Publications by authors named "Joseph Mock"

1 Publications

  • Page 1 of 1

Risk of Major Bleeding with Ibrutinib.

Clin Lymphoma Myeloma Leuk 2018 11 1;18(11):755-761. Epub 2018 Aug 1.

Division of Hematology-Oncology, Department of Medicine and Cancer Center, University of Virginia Health System, Charlottesville, VA.

Background: The Bruton tyrosine kinase inhibitor, ibrutinib, is an effective therapy against mature B-cell malignancies. Although generally well tolerated, serious bleeding emerged during developmental clinical trials as an unexpected, although uncommon, adverse event. As the use of ibrutinib increases outside of the clinical trial setting and in patients with more comorbidities, the rate of major bleeding could be greater.

Materials And Methods: A retrospective analysis the data from all patients at our center and its regional clinics who had been prescribed ibrutinib from January 2012 to May 2016 were reviewed for demographic data, comorbid illnesses, bleeding events, and concurrent medications.

Results: We identified 70 patients. Bleeding of any grade occurred in 56% of patients, mostly grade 1 to 2 bruising and epistaxis. Major bleeding, defined as grade ≥ 3, occurred in 19% of patients, greater than previously reported. Anemia (hemoglobin < 12 g/dL; hazard ratio [HR], 5.0; 95% confidence interval [CI], 1.4-18.2; P = .02) and an elevated international normalized ratio (> 1.5; HR, 9.5; 95% CI, 2.7-33.5; P < .01) at ibrutinib initiation were associated with an increased risk of major bleeding. Of those with major bleeding, most patients were also taking an antiplatelet agent (70%), an anticoagulant (17%), or a CYP 3A4 inhibitor (7%), with 13% taking both antiplatelet and anticoagulant medications. The use of both antiplatelet and anticoagulant therapy significantly increased the risk of a major bleed event (HR, 19.2; 95% CI, 2.3-166.7; P < .01).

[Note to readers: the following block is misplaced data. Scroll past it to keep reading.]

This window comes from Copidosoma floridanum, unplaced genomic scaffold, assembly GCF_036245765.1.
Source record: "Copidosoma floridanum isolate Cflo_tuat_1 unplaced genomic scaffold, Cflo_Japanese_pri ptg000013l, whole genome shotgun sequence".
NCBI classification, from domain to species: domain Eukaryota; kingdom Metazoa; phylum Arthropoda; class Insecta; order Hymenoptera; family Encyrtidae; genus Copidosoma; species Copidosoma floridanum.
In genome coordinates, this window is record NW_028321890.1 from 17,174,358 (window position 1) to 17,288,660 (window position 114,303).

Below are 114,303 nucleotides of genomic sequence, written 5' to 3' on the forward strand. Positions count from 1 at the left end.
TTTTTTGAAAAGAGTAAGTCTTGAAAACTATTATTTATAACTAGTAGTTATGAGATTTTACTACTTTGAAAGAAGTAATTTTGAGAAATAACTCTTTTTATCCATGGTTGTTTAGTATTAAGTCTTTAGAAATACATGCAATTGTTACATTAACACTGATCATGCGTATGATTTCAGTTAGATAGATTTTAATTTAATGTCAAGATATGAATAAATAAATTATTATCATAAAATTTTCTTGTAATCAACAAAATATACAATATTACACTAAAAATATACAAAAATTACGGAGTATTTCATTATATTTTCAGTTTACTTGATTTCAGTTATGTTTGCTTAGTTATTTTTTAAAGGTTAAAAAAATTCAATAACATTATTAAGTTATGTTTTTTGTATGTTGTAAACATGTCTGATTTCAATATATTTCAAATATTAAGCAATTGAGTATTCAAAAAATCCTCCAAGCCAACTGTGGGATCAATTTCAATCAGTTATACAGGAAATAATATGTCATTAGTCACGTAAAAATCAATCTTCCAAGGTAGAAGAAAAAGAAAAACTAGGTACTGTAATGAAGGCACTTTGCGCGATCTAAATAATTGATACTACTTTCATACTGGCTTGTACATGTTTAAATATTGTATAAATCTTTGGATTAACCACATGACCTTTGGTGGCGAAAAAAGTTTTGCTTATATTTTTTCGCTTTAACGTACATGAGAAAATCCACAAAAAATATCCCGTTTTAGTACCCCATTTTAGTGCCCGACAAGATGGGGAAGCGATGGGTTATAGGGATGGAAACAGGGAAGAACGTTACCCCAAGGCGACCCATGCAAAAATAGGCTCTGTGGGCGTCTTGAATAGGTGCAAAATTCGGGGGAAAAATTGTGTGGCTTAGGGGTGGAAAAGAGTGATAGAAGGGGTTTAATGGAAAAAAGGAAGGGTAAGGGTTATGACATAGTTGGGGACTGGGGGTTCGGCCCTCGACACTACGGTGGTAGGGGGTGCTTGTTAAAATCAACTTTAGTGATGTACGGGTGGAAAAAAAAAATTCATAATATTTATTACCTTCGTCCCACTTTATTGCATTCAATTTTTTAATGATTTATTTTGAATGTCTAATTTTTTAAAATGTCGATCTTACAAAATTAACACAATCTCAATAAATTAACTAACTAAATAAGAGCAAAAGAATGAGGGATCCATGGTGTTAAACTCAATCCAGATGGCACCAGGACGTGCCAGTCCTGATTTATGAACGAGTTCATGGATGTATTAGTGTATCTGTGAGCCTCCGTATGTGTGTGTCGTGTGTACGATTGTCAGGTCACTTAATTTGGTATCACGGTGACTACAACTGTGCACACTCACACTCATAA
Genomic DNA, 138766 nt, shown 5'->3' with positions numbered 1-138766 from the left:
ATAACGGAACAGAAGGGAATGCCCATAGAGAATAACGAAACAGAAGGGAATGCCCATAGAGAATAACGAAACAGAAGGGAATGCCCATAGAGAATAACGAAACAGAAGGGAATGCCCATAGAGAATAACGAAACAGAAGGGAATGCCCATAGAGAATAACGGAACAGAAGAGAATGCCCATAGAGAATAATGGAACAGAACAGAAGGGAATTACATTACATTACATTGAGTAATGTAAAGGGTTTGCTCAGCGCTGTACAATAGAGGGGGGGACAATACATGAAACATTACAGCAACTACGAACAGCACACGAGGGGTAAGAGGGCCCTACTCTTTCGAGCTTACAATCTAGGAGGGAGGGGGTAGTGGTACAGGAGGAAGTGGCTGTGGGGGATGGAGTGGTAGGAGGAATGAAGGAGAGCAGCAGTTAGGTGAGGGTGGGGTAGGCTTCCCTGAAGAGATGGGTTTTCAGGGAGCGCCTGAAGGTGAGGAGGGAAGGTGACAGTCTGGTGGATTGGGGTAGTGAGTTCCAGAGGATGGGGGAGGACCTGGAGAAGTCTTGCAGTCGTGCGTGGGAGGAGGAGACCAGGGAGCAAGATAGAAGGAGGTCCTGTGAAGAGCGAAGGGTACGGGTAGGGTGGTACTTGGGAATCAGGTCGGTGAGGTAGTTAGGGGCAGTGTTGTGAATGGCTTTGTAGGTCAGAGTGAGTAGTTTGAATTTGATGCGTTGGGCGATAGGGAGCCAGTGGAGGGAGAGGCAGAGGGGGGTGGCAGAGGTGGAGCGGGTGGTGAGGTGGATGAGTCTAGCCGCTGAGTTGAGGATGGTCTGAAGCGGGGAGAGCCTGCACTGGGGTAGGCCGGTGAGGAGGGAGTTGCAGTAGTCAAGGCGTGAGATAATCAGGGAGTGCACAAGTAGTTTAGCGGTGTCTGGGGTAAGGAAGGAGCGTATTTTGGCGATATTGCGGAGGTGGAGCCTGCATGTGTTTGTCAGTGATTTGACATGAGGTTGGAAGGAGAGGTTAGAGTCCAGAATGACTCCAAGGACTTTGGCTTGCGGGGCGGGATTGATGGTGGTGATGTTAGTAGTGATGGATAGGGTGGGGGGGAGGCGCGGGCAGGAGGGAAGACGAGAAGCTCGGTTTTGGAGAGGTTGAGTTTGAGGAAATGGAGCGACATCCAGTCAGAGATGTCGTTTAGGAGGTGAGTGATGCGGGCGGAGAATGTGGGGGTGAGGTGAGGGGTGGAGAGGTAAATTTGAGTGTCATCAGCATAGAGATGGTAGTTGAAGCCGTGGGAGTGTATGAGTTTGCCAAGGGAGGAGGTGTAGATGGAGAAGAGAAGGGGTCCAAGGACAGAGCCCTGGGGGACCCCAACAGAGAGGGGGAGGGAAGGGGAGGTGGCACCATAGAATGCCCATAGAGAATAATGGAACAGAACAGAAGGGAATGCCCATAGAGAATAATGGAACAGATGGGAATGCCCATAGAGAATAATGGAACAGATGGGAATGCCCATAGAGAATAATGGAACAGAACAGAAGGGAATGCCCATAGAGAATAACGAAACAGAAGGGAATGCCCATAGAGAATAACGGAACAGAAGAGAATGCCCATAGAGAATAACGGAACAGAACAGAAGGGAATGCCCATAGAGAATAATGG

Conclusion: The results of the present study have demonstrated a greater rate of major bleeding with ibrutinib use in a standard clinical setting than previously reported. Patients with anemia or an elevated international normalized ratio or requiring anticoagulant and/or antiplatelet medications during ibrutinib therapy have a significantly increased risk of major bleeding. Careful consideration of the risks and benefits for this population is needed. The combination of antiplatelet and anticoagulation medications with ibrutinib therapy is of particular concern.
View Article and Find Full Text PDF

Download full-text PDF

Source Listing
November 2018